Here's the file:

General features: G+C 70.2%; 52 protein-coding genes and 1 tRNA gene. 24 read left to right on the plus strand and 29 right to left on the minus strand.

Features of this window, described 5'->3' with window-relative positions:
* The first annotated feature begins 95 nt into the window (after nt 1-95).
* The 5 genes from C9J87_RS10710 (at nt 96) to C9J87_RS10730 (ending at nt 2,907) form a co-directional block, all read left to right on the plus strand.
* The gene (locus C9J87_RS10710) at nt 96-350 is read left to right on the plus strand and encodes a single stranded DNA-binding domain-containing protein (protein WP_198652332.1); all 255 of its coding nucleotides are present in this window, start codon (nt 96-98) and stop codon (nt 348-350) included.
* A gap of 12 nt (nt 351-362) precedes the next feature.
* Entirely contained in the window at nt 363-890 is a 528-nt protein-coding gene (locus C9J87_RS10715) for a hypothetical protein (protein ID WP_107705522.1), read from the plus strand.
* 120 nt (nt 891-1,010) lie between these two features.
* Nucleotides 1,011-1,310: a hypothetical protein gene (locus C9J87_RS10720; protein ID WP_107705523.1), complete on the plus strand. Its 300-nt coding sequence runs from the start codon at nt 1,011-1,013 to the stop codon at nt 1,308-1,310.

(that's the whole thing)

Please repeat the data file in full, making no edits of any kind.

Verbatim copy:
General features: G+C 70.2%; 52 protein-coding genes and 1 tRNA gene. 24 read left to right on the plus strand and 29 right to left on the minus strand.

Features of this window, described 5'->3' with window-relative positions:
* The first annotated feature begins 95 nt into the window (after nt 1-95).
* The 5 genes from C9J87_RS10710 (at nt 96) to C9J87_RS10730 (ending at nt 2,907) form a co-directional block, all read left to right on the plus strand.
* The gene (locus C9J87_RS10710) at nt 96-350 is read left to right on the plus strand and encodes a single stranded DNA-binding domain-containing protein (protein WP_198652332.1); all 255 of its coding nucleotides are present in this window, start codon (nt 96-98) and stop codon (nt 348-350) included.
* A gap of 12 nt (nt 351-362) precedes the next feature.
* Entirely contained in the window at nt 363-890 is a 528-nt protein-coding gene (locus C9J87_RS10715) for a hypothetical protein (protein ID WP_107705522.1), read from the plus strand.
* 120 nt (nt 891-1,010) lie between these two features.
* Nucleotides 1,011-1,310: a hypothetical protein gene (locus C9J87_RS10720; protein ID WP_107705523.1), complete on the plus strand. Its 300-nt coding sequence runs from the start codon at nt 1,011-1,013 to the stop codon at nt 1,308-1,310.